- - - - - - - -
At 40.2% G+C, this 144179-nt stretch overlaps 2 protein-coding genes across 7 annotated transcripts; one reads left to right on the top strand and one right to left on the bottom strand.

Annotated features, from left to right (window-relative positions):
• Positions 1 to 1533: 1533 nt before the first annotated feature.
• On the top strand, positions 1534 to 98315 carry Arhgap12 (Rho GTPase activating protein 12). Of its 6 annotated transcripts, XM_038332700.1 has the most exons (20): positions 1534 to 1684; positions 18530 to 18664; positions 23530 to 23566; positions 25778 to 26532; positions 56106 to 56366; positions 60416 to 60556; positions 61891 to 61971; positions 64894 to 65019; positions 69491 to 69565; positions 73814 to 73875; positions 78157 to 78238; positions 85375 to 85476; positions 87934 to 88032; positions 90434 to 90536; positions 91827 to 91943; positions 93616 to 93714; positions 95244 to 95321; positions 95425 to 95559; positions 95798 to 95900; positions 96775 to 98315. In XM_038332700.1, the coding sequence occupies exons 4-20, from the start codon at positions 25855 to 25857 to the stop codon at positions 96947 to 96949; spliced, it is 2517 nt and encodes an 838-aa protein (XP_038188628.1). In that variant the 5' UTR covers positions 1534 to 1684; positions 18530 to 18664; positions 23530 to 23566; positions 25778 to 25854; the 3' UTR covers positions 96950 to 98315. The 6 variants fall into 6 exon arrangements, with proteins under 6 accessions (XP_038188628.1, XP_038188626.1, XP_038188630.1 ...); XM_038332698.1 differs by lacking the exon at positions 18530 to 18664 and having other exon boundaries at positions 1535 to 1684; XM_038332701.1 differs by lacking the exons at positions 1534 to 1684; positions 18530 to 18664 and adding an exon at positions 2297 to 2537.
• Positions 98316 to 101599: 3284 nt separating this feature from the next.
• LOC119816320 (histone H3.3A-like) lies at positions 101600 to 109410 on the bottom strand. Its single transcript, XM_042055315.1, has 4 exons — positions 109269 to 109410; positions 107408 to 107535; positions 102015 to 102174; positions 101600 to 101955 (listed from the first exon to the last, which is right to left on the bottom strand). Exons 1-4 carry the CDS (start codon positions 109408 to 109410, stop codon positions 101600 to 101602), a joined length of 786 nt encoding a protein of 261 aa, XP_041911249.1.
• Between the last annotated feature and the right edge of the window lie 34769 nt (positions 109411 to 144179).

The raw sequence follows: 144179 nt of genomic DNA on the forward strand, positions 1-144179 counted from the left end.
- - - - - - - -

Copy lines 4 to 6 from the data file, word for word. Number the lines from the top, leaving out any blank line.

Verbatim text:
• On the top strand, positions 1534 to 98315 carry Arhgap12 (Rho GTPase activating protein 12). Of its 6 annotated transcripts, XM_038332700.1 has the most exons (20): positions 1534 to 1684; positions 18530 to 18664; positions 23530 to 23566; positions 25778 to 26532; positions 56106 to 56366; positions 60416 to 60556; positions 61891 to 61971; positions 64894 to 65019; positions 69491 to 69565; positions 73814 to 73875; positions 78157 to 78238; positions 85375 to 85476; positions 87934 to 88032; positions 90434 to 90536; positions 91827 to 91943; positions 93616 to 93714; positions 95244 to 95321; positions 95425 to 95559; positions 95798 to 95900; positions 96775 to 98315. In XM_038332700.1, the coding sequence occupies exons 4-20, from the start codon at positions 25855 to 25857 to the stop codon at positions 96947 to 96949; spliced, it is 2517 nt and encodes an 838-aa protein (XP_038188628.1). In that variant the 5' UTR covers positions 1534 to 1684; positions 18530 to 18664; positions 23530 to 23566; positions 25778 to 25854; the 3' UTR covers positions 96950 to 98315. The 6 variants fall into 6 exon arrangements, with proteins under 6 accessions (XP_038188628.1, XP_038188626.1, XP_038188630.1 ...); XM_038332698.1 differs by lacking the exon at positions 18530 to 18664 and having other exon boundaries at positions 1535 to 1684; XM_038332701.1 differs by lacking the exons at positions 1534 to 1684; positions 18530 to 18664 and adding an exon at positions 2297 to 2537.
• Positions 98316 to 101599: 3284 nt separating this feature from the next.
• LOC119816320 (histone H3.3A-like) lies at positions 101600 to 109410 on the bottom strand. Its single transcript, XM_042055315.1, has 4 exons — positions 109269 to 109410; positions 107408 to 107535; positions 102015 to 102174; positions 101600 to 101955 (listed from the first exon to the last, which is right to left on the bottom strand). Exons 1-4 carry the CDS (start codon positions 109408 to 109410, stop codon positions 101600 to 101602), a joined length of 786 nt encoding a protein of 261 aa, XP_041911249.1.